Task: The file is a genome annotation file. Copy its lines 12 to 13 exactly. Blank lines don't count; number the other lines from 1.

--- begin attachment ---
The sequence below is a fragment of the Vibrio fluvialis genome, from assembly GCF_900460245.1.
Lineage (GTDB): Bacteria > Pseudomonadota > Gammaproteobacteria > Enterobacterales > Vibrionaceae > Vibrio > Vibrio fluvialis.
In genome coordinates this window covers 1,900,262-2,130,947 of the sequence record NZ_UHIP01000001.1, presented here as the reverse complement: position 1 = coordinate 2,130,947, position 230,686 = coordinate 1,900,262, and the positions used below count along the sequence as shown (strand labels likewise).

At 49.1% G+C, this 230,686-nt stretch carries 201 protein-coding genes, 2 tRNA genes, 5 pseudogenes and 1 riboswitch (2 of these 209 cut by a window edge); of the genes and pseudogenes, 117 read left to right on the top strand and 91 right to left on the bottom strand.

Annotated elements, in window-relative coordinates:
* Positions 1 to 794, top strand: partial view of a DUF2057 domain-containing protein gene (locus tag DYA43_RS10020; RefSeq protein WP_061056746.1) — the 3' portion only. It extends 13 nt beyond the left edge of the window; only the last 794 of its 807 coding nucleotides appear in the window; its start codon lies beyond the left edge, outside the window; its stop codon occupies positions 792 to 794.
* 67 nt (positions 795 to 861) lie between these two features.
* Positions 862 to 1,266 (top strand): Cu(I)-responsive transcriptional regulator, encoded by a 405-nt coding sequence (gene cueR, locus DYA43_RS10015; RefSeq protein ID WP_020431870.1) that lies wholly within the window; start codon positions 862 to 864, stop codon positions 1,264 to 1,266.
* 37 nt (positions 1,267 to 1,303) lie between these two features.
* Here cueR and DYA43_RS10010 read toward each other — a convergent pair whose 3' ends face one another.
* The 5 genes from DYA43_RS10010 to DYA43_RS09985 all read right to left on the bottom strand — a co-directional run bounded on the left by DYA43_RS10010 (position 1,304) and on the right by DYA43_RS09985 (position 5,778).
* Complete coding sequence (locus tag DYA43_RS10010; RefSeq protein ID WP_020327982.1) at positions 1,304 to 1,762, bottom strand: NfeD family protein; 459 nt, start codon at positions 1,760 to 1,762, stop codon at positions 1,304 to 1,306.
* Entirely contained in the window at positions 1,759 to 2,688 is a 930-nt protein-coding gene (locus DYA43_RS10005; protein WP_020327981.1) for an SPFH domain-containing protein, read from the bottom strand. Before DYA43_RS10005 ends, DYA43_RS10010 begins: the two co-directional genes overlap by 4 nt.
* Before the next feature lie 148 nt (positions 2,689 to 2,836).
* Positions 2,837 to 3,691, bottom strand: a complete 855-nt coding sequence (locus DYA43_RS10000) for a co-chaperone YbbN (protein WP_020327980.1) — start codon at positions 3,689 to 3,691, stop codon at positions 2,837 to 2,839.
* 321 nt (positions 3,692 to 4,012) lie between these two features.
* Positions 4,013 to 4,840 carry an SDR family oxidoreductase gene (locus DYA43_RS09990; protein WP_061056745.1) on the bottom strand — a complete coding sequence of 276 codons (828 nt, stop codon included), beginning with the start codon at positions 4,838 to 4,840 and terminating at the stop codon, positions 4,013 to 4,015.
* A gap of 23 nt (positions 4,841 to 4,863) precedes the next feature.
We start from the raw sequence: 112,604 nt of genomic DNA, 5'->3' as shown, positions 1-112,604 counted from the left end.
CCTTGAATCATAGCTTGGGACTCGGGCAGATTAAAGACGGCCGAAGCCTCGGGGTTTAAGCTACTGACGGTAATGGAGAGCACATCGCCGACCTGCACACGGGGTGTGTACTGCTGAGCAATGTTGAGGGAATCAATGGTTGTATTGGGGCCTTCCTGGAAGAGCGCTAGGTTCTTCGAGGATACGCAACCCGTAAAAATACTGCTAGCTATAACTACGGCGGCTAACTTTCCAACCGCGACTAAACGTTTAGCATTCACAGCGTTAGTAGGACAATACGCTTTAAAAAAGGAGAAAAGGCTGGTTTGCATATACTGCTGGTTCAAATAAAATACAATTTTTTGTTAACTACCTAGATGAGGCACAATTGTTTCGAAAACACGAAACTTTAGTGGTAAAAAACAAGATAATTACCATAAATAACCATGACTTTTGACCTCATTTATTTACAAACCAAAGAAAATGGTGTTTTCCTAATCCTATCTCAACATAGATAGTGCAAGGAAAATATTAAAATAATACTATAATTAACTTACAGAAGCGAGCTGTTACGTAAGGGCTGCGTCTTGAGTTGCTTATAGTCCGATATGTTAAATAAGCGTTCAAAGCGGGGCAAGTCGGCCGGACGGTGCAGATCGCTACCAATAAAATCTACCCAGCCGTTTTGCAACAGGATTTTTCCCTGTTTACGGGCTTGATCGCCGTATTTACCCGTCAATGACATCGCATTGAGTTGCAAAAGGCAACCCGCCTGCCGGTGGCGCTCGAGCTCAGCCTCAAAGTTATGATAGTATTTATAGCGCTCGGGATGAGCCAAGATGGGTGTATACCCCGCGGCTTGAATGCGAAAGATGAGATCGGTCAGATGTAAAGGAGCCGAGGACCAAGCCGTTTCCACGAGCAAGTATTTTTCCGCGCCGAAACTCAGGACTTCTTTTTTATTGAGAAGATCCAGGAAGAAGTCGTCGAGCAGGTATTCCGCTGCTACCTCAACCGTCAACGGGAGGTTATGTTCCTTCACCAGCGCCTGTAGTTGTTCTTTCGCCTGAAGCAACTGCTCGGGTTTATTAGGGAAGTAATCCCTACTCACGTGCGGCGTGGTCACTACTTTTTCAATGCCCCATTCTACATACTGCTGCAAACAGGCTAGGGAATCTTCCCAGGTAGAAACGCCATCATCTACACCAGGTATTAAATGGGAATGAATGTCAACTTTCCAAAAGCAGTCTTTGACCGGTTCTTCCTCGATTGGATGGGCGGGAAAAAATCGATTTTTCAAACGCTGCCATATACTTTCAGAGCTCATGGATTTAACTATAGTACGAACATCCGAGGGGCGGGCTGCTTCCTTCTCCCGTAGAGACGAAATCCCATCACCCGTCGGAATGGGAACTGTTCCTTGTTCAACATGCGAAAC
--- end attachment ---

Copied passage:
* Complete coding sequence (locus tag DYA43_RS10010; RefSeq protein ID WP_020327982.1) at positions 1,304 to 1,762, bottom strand: NfeD family protein; 459 nt, start codon at positions 1,760 to 1,762, stop codon at positions 1,304 to 1,306.
* Entirely contained in the window at positions 1,759 to 2,688 is a 930-nt protein-coding gene (locus DYA43_RS10005; protein WP_020327981.1) for an SPFH domain-containing protein, read from the bottom strand. Before DYA43_RS10005 ends, DYA43_RS10010 begins: the two co-directional genes overlap by 4 nt.